Friday, October 28, 2011

Mile 81

By Stephen King

Available at Amazon and Barnes and Nobles (e-book only I'm afraid)

With the heart of Stand By Me and the genius horror of Christine, Mile 81 is Stephen King unleashing his imagination as he drives past one of those road signs...

At Mile 81 on the Maine Turnpike is a boarded up rest stop on a highway in Maine. It's a place where high school kids drink and get into the kind of trouble high school kids have always gotten into. It's the place where Pete Simmons goes when his older brother, who's supposed to be looking out for him, heads off to the gravel pit to play "paratroopers over the side." Pete, armed only with the magnifying glass he got for his tenth birthday, finds a discarded bottle of vodka in the boarded up burger shack and drinks enough to pass out.

Not much later, a mud-covered station wagon (which is strange because there hadn't been any rain in New England for over a week) veers into the Mile 81 rest area, ignoring the sign that says "closed, no services." The driver's door opens but nobody gets out.

Doug Clayton, an insurance man from Bangor, is driving his Prius to a conference in Portland. On the backseat are his briefcase and suitcase and in the passenger bucket is a King James Bible, what Doug calls "the ultimate insurance manual," but it isn't going to save Doug when he decides to be the Good Samaritan and help the guy in the broken down wagon. He pulls up behind it, puts on his four-ways, and then notices that the wagon has no plates.

Ten minutes later, Julianne Vernon, pulling a horse trailer, spots the Prius and the wagon, and pulls over. Julianne finds Doug Clayton's cracked cell phone near the wagon door — and gets too close herself. By the time Pete Simmons wakes up from his vodka nap, there are a half a dozen cars at the Mile 81 rest stop. Two kids — Rachel and Blake Lussier — and one horse named Deedee are the only living left. Unless you maybe count the wagon.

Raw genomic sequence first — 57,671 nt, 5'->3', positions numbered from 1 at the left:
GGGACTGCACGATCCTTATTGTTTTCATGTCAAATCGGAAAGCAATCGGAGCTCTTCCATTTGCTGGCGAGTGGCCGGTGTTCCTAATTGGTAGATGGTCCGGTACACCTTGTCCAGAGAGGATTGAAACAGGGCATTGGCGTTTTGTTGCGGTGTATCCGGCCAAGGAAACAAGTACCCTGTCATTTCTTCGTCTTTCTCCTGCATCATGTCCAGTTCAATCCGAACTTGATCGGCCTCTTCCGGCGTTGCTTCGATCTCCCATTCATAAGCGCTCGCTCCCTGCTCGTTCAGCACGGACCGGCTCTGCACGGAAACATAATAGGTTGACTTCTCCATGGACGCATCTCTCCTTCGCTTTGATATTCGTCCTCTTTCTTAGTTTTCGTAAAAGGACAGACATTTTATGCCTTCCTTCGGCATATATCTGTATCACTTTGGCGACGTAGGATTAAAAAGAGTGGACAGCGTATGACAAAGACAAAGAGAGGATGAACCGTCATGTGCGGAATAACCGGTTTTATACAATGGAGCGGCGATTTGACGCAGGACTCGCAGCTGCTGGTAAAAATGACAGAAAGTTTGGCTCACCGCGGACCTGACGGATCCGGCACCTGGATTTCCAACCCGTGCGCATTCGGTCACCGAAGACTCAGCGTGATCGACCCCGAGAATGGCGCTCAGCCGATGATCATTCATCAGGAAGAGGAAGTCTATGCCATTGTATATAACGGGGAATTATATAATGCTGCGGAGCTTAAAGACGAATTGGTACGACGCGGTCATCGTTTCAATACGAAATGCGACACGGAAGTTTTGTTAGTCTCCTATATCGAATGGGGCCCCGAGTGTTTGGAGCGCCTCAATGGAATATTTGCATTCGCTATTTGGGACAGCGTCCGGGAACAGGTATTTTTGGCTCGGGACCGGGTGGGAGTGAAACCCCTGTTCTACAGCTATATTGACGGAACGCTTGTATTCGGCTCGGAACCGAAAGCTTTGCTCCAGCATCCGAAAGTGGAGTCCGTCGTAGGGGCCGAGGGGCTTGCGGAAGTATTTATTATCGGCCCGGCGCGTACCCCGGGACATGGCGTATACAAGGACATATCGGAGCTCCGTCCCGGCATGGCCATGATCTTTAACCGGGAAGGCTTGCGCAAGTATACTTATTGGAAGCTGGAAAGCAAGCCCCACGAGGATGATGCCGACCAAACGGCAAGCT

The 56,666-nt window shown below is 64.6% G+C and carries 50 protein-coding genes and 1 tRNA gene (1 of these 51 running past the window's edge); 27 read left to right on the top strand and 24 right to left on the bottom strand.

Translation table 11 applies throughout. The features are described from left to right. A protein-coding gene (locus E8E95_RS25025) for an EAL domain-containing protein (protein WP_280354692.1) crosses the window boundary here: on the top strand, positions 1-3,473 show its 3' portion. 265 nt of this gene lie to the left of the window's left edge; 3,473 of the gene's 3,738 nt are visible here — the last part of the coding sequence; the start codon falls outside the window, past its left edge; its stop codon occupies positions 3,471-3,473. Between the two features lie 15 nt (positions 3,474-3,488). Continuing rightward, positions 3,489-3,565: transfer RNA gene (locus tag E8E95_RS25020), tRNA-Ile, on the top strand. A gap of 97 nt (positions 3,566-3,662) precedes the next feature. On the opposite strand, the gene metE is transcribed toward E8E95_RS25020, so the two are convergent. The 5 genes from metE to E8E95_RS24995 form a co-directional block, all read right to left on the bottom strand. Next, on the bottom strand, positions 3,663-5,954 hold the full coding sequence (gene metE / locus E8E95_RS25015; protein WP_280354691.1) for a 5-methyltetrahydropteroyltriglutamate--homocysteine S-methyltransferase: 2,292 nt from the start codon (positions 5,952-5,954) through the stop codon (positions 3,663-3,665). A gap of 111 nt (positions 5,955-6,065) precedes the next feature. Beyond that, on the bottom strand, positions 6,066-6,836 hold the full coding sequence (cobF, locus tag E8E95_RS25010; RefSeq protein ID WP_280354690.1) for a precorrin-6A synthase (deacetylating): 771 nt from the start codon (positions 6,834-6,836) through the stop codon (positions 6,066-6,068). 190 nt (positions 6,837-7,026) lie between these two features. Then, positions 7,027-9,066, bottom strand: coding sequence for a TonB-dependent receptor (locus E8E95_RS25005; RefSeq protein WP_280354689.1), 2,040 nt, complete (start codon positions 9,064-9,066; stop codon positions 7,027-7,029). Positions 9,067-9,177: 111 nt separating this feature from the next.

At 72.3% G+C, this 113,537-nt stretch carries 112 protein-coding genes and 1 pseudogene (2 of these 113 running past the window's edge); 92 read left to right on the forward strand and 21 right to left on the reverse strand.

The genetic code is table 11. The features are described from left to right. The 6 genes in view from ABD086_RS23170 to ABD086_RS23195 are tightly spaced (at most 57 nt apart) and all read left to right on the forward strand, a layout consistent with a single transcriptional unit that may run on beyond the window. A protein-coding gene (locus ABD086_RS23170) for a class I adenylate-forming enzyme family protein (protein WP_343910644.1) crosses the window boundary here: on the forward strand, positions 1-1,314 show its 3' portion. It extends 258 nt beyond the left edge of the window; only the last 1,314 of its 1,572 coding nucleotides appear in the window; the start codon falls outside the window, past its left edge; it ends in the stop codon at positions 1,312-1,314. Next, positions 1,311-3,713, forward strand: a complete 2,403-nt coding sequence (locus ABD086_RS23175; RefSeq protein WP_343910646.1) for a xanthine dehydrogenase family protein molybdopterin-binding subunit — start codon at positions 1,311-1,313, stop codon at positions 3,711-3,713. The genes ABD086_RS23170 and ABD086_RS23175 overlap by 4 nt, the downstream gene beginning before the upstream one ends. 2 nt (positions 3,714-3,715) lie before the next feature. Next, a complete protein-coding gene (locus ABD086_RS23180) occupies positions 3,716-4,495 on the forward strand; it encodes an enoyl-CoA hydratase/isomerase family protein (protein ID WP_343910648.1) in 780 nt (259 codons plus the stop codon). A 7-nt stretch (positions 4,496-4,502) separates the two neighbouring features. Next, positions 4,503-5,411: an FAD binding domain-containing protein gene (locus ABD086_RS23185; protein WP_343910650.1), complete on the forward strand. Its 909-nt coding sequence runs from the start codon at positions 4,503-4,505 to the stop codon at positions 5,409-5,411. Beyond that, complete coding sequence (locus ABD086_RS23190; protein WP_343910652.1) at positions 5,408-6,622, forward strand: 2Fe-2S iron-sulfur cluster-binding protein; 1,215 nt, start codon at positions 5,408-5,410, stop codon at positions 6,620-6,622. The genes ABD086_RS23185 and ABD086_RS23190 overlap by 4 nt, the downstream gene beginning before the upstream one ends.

Classic King. Boys doing boy things you don't even want to think about (especially now that I'm a mother of 2 boys), man-eating cars, and only the kids smart enough to stay back from said car.

I was leary buying this - I'm not special enough to get review copies of King books yet (lol), but I am a die hard fan. This is only available as an e-book so I decided to give it a chance. Hell, Christine scared the snot out of me when I was 16, and the description felt like it was sort of in that spirit. The last e-book short story he did, I think it was UR was awful. Like I quit reading it because it was just boring and not going anywhere...that's why I was arguing with myself. Well the Christine side won and I pushed the button to purchase.

Yup, straight up classic King. Very scary, kind of gooey and really, really stupid people. I love how he dives into people's heads as they are dying. The fact that they think things that are so absurd and down to earth makes you feel like you'd probably think the same things. I really don't want to give too much away, but the one thought that stuck with me was "Oh, that's what she meant by sticky."

If you like scary stories then go ahead, it's only $2.99 and I read it in about an hour. Plus there's a preview of his newest book 11/22/63: A Novel.


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  2. I love Stephen King's work too. And after I read O Writing I have gone back to reread some of his work and oh my, if I was terrified at first, now I can't even describe the terror. What a man. Um, I meant writer ;-)


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